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Figure 3. Ka-MMCR reflectivity-linear depolarization ratio (Z-LDR) probability distributions for warm clouds and precipitation and plankton. A couple of Z and LDR thresholds were set to −8 dBZ and −14 dB to eliminate the plankton.
Figure 3. Ka-MMCR reflectivity-linear depolarization ratio (Z-LDR) probability distributions for warm clouds and precipitation and plankton. A couple of Z and LDR thresholds were set to −8 dBZ and −14 dB to eliminate the plankton.
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Figure 4. Cumulative probability curves of Ka-MMCR reflectivity (Z) and linear depolarization ratio (LDR) before and after data quality control (QC).
Figure 4. Cumulative probability curves of Ka-MMCR reflectivity (Z) and linear depolarization ratio (LDR) before and after data quality control (QC).
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Figure 5. Time–height cross sections of the original reflectivity (a), original linear depolarization ratio (b), reflectivity after QC (c), linear depolarization ratio after QC (d), and the deviation (e) between (a) and (c), as observed by Ka-MMCR on 21 May 2016.
Figure 5. Time–height cross sections of the original reflectivity (a), original linear depolarization ratio (b), reflectivity after QC (c), linear depolarization ratio after QC (d), and the deviation (e) between (a) and (c), as observed by Ka-MMCR on 21 May 2016.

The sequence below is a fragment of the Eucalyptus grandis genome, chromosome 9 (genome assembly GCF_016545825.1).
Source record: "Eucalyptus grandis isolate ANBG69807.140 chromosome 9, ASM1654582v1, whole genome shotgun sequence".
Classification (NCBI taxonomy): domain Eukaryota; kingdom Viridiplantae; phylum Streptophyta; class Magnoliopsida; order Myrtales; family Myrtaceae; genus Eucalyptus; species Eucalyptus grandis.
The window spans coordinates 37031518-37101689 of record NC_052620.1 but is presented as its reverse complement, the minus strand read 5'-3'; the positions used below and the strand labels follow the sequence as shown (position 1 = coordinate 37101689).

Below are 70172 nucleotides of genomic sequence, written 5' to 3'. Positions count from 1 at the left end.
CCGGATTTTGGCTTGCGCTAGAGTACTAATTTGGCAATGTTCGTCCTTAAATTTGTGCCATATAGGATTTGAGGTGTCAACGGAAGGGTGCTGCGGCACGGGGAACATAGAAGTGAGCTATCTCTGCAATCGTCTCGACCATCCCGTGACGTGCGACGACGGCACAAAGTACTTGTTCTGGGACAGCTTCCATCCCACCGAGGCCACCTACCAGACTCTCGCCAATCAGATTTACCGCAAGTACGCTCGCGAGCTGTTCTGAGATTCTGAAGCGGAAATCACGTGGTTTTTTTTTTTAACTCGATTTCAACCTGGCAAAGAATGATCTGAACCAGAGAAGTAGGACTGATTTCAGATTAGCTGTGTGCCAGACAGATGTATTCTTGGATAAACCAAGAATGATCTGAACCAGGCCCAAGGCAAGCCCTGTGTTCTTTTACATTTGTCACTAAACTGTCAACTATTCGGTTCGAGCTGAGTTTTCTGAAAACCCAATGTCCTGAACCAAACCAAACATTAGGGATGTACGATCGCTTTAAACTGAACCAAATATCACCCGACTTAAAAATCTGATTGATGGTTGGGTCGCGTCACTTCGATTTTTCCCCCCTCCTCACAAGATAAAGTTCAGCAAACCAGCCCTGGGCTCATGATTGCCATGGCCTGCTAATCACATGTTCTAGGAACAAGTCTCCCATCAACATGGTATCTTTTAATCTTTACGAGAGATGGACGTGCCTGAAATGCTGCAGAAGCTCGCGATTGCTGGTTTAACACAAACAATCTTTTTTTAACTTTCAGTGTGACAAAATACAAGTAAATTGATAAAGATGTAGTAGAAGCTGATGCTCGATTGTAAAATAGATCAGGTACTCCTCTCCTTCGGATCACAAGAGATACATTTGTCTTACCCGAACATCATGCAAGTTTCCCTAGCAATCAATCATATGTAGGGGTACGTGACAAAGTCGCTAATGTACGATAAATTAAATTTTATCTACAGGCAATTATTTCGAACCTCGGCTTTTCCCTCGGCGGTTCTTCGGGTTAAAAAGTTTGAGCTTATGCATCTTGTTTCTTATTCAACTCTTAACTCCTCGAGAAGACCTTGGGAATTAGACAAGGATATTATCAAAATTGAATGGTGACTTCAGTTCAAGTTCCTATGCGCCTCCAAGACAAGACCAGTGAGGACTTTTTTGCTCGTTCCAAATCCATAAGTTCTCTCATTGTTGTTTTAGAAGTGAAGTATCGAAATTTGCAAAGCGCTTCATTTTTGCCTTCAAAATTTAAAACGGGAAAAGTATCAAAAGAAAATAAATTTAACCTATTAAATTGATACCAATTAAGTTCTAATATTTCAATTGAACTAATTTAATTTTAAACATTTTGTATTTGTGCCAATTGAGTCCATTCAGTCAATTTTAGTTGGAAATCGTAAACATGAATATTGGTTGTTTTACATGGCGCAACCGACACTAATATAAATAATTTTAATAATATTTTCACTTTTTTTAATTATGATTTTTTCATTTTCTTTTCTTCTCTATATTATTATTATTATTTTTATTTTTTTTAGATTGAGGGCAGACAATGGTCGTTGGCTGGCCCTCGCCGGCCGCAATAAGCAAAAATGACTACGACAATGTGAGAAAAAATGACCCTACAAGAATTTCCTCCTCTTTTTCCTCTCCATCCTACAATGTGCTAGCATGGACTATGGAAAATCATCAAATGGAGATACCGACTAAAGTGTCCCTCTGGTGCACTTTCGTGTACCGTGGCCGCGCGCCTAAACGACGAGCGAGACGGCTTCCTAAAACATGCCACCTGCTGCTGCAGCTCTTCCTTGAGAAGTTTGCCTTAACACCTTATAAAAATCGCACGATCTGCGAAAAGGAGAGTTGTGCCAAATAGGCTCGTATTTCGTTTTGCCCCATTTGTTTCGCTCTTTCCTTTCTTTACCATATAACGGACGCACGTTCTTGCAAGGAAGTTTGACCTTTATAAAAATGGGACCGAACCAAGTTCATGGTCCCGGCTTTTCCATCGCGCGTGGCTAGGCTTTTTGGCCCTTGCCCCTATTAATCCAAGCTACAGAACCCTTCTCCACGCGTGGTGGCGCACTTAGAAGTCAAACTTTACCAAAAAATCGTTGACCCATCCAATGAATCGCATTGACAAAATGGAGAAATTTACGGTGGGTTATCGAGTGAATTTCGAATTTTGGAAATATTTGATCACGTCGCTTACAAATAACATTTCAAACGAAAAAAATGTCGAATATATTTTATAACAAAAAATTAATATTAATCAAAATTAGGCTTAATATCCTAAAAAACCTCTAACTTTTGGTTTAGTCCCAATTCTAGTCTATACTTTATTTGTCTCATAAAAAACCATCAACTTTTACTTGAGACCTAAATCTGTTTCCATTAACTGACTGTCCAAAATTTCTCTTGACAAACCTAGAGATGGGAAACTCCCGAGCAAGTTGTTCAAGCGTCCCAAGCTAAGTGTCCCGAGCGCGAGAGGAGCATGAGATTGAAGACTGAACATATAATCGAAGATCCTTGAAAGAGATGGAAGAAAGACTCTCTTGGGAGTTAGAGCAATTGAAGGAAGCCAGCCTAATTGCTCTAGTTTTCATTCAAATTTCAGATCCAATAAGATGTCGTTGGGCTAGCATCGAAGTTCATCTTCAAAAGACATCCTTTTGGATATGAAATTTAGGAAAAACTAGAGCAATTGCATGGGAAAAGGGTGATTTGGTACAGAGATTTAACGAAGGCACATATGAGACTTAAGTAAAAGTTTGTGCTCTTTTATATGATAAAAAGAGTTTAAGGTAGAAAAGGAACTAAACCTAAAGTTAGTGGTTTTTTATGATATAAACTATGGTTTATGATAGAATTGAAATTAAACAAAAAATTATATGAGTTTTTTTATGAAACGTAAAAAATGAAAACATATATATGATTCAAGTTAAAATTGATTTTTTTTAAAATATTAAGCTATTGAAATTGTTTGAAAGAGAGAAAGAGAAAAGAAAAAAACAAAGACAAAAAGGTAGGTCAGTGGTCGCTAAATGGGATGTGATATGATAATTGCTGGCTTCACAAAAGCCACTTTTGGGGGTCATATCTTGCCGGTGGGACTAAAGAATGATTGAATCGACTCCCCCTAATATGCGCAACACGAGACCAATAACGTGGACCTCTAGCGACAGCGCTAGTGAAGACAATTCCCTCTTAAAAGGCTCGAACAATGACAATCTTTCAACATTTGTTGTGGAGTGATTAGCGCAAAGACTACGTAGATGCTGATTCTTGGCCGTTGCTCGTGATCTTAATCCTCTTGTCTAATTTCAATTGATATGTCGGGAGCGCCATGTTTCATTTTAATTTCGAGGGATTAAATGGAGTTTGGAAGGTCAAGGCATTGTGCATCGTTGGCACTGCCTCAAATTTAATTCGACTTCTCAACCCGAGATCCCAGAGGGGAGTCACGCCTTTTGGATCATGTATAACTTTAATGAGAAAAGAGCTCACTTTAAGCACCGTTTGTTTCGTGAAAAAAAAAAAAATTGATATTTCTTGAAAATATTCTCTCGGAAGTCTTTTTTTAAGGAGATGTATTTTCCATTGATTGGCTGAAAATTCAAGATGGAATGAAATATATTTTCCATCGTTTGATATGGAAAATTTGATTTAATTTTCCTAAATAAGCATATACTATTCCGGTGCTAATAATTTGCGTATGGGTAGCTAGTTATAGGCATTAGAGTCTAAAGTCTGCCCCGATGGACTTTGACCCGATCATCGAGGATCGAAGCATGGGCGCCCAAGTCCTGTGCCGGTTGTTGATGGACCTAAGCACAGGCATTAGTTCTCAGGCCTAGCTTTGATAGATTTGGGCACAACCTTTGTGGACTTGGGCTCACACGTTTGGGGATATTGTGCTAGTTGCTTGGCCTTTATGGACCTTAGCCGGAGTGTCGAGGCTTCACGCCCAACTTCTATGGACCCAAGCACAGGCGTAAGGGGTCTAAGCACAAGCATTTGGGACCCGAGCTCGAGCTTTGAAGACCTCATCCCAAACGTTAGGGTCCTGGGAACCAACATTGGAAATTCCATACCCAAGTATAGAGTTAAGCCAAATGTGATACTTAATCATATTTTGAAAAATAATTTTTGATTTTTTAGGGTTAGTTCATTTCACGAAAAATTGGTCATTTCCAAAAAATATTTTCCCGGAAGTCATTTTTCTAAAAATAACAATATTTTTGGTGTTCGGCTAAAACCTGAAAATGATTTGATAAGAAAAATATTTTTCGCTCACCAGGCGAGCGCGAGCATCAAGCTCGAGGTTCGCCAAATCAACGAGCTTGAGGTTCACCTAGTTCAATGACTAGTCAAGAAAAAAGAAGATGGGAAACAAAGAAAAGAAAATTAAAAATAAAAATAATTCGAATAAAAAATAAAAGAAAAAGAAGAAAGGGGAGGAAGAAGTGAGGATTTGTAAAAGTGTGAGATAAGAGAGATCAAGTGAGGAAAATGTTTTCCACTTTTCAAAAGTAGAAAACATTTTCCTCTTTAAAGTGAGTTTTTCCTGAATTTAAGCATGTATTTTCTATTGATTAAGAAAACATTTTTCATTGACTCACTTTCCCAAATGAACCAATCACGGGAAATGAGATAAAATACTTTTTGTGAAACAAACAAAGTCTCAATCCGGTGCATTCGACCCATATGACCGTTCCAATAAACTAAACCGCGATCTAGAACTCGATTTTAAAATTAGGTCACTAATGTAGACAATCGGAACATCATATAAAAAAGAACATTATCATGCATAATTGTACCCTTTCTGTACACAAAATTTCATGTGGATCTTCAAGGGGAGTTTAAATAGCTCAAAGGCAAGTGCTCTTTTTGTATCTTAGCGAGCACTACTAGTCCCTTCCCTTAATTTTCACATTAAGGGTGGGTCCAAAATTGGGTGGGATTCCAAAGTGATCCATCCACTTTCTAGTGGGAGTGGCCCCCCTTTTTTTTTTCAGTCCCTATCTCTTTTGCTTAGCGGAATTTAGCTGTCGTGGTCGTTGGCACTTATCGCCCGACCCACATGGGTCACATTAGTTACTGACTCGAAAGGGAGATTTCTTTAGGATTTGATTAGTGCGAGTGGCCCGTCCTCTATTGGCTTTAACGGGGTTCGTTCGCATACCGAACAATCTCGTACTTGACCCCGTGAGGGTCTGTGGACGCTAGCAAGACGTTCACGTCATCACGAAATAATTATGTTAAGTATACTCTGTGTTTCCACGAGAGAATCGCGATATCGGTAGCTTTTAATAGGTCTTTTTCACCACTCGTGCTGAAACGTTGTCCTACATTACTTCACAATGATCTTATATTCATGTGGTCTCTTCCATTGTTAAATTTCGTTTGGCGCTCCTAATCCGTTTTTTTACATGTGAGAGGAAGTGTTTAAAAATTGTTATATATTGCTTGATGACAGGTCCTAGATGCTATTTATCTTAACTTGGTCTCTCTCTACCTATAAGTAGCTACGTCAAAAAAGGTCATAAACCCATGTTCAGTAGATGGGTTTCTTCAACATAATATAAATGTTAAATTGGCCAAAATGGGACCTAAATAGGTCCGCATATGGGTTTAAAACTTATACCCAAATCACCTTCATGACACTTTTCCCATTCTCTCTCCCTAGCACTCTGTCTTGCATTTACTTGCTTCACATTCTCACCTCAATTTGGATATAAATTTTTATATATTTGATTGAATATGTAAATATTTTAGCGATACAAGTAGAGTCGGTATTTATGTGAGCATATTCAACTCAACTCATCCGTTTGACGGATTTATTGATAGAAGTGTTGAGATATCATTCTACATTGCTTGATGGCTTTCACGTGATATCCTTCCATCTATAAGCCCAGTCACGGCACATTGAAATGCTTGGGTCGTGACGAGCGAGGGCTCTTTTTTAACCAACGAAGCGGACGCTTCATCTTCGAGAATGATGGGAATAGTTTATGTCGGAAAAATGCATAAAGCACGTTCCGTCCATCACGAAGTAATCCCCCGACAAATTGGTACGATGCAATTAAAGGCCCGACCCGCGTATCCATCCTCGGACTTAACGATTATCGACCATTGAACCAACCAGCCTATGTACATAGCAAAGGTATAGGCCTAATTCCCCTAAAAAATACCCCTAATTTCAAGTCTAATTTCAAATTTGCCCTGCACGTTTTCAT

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Figure 6. Raindrop diameter (D) -falling velocity (Vf) frequency distributions before (a) and after QC (b) for the entire PARSIVEL dataset. D represents the raindrop diameter, Vf is the raindrop falling velocity, and the solid line represents the D-Vf theoretical relationship under a still air condition.
Figure 6. Raindrop diameter (D) -falling velocity (Vf) frequency distributions before (a) and after QC (b) for the entire PARSIVEL dataset. D represents the raindrop diameter, Vf is the raindrop falling velocity, and the solid line represents the D-Vf theoretical relationship under a still air condition.
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Figure 7. Frequencies of raindrops in different diameter (D) classes (a) and falling velocity (Vf) classes (b) before and after QC.
Figure 7. Frequencies of raindrops in different diameter (D) classes (a) and falling velocity (Vf) classes (b) before and after QC.
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Figure 8. Ka-MMCR observation rates of warm clouds and precipitation at different height levels (a) and PARSIVEL-measured accumulated rain durations and rain amounts under five different rain rate (RR) regimes (b).
Figure 8. Ka-MMCR observation rates of warm clouds and precipitation at different height levels (a) and PARSIVEL-measured accumulated rain durations and rain amounts under five different rain rate (RR) regimes (b).